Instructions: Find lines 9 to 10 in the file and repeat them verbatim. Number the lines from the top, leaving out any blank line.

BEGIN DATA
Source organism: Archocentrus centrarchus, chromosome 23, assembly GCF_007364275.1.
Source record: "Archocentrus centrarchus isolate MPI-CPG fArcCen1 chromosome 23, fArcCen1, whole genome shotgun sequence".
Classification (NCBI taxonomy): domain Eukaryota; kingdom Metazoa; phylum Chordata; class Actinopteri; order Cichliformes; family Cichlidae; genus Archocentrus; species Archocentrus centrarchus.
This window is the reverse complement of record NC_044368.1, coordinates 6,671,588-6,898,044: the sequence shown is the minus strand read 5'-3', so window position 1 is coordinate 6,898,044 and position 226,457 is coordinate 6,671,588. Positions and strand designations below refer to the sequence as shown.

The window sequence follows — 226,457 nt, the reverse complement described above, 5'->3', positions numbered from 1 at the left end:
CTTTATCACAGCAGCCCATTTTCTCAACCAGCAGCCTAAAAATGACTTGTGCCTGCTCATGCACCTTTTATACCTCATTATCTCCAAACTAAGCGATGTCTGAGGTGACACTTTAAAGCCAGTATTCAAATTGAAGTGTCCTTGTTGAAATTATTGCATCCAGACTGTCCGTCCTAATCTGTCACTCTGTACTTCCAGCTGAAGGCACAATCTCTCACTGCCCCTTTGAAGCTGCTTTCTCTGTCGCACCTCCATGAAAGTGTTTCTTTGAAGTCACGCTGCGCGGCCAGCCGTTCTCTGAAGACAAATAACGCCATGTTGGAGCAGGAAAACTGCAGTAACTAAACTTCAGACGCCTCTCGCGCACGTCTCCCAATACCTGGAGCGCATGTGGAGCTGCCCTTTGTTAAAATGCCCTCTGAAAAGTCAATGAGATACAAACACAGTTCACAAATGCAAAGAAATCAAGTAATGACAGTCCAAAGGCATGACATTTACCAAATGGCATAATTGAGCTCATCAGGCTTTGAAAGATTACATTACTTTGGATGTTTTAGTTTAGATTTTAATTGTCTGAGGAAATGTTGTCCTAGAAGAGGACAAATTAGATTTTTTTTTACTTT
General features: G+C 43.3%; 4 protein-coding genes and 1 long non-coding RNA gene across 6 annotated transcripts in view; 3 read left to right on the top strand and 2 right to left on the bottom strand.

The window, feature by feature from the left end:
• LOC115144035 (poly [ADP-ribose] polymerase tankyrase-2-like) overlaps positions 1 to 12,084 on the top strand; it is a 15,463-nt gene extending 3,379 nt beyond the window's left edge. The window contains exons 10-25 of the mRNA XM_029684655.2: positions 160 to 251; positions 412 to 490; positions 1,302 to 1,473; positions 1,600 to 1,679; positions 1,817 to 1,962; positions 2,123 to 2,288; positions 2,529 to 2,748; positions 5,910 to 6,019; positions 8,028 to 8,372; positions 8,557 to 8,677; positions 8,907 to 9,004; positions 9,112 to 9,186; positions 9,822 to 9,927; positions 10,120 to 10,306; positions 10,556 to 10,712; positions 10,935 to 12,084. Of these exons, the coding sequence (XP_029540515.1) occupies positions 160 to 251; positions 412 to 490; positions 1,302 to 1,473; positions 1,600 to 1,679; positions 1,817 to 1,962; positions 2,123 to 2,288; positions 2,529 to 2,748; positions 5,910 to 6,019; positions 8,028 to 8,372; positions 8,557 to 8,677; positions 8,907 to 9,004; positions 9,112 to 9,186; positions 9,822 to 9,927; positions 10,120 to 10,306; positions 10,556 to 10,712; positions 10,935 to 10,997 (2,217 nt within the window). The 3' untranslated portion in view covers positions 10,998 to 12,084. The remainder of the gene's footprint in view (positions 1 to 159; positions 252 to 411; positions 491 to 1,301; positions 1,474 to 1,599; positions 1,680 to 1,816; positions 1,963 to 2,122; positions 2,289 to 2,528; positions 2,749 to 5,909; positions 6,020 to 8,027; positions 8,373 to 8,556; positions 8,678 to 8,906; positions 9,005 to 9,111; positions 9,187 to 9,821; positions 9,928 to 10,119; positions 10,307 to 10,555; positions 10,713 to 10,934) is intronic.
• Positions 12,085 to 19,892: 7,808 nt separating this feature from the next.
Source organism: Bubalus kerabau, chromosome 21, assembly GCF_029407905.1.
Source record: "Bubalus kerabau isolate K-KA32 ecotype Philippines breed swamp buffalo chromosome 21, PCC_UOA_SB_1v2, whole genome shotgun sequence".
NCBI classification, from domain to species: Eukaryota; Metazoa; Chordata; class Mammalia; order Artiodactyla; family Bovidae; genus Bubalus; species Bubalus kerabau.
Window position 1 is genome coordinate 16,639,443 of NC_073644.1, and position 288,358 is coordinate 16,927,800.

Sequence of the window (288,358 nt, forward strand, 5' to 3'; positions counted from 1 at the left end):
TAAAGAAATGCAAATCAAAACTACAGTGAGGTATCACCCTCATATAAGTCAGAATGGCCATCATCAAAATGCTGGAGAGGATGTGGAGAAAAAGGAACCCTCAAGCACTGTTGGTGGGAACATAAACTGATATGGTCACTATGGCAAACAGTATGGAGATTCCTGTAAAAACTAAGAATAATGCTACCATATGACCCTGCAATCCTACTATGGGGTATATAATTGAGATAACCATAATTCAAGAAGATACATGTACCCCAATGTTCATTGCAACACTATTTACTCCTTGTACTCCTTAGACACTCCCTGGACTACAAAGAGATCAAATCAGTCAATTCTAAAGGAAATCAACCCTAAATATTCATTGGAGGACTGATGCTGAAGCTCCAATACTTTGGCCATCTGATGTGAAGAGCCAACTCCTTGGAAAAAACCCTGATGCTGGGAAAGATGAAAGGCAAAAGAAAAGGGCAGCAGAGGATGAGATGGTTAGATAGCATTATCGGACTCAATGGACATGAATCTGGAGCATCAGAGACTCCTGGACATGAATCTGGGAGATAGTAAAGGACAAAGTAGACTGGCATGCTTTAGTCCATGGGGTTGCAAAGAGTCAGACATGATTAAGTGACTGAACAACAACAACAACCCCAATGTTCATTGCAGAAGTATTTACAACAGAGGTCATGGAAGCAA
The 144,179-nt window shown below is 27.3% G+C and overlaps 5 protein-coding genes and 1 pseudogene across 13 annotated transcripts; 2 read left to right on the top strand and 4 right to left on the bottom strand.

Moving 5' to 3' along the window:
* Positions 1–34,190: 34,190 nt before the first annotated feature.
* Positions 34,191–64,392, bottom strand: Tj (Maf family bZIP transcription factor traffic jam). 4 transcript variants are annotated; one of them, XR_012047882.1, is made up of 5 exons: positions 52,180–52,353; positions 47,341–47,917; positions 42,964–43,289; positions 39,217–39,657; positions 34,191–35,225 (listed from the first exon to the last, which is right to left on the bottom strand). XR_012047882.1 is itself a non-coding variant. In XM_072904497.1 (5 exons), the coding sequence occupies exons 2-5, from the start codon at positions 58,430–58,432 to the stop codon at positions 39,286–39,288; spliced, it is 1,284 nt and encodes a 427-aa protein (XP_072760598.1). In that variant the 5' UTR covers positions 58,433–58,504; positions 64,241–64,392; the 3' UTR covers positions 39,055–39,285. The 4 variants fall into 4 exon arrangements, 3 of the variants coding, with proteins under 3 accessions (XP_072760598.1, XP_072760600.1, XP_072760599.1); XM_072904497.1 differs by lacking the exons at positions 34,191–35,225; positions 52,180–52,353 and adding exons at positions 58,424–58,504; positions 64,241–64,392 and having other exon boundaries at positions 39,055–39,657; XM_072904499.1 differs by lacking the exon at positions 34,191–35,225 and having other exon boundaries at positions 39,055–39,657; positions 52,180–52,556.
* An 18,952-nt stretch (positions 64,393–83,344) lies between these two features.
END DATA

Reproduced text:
• LOC115144035 (poly [ADP-ribose] polymerase tankyrase-2-like) overlaps positions 1 to 12,084 on the top strand; it is a 15,463-nt gene extending 3,379 nt beyond the window's left edge. The window contains exons 10-25 of the mRNA XM_029684655.2: positions 160 to 251; positions 412 to 490; positions 1,302 to 1,473; positions 1,600 to 1,679; positions 1,817 to 1,962; positions 2,123 to 2,288; positions 2,529 to 2,748; positions 5,910 to 6,019; positions 8,028 to 8,372; positions 8,557 to 8,677; positions 8,907 to 9,004; positions 9,112 to 9,186; positions 9,822 to 9,927; positions 10,120 to 10,306; positions 10,556 to 10,712; positions 10,935 to 12,084. Of these exons, the coding sequence (XP_029540515.1) occupies positions 160 to 251; positions 412 to 490; positions 1,302 to 1,473; positions 1,600 to 1,679; positions 1,817 to 1,962; positions 2,123 to 2,288; positions 2,529 to 2,748; positions 5,910 to 6,019; positions 8,028 to 8,372; positions 8,557 to 8,677; positions 8,907 to 9,004; positions 9,112 to 9,186; positions 9,822 to 9,927; positions 10,120 to 10,306; positions 10,556 to 10,712; positions 10,935 to 10,997 (2,217 nt within the window). The 3' untranslated portion in view covers positions 10,998 to 12,084. The remainder of the gene's footprint in view (positions 1 to 159; positions 252 to 411; positions 491 to 1,301; positions 1,474 to 1,599; positions 1,680 to 1,816; positions 1,963 to 2,122; positions 2,289 to 2,528; positions 2,749 to 5,909; positions 6,020 to 8,027; positions 8,373 to 8,556; positions 8,678 to 8,906; positions 9,005 to 9,111; positions 9,187 to 9,821; positions 9,928 to 10,119; positions 10,307 to 10,555; positions 10,713 to 10,934) is intronic.
• Positions 12,085 to 19,892: 7,808 nt separating this feature from the next.